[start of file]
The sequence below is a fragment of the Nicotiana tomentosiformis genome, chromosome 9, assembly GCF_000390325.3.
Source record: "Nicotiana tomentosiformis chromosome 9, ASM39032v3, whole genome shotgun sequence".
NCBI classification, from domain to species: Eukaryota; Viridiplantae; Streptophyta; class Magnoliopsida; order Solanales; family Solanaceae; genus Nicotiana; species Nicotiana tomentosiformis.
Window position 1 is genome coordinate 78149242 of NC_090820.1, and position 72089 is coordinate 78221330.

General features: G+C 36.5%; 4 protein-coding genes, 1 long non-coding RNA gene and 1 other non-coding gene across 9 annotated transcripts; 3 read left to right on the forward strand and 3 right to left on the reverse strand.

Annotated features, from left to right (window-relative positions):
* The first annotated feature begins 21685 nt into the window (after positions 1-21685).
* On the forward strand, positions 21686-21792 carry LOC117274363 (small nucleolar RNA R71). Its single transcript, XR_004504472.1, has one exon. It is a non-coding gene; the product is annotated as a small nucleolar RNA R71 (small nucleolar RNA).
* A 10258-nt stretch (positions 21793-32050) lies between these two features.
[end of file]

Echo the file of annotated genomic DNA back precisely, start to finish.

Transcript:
The sequence below is a fragment of the Nicotiana tomentosiformis genome, chromosome 9, assembly GCF_000390325.3.
Source record: "Nicotiana tomentosiformis chromosome 9, ASM39032v3, whole genome shotgun sequence".
NCBI classification, from domain to species: Eukaryota; Viridiplantae; Streptophyta; class Magnoliopsida; order Solanales; family Solanaceae; genus Nicotiana; species Nicotiana tomentosiformis.
Window position 1 is genome coordinate 78149242 of NC_090820.1, and position 72089 is coordinate 78221330.

General features: G+C 36.5%; 4 protein-coding genes, 1 long non-coding RNA gene and 1 other non-coding gene across 9 annotated transcripts; 3 read left to right on the forward strand and 3 right to left on the reverse strand.

Annotated features, from left to right (window-relative positions):
* The first annotated feature begins 21685 nt into the window (after positions 1-21685).
* On the forward strand, positions 21686-21792 carry LOC117274363 (small nucleolar RNA R71). Its single transcript, XR_004504472.1, has one exon. It is a non-coding gene; the product is annotated as a small nucleolar RNA R71 (small nucleolar RNA).
* A 10258-nt stretch (positions 21793-32050) lies between these two features.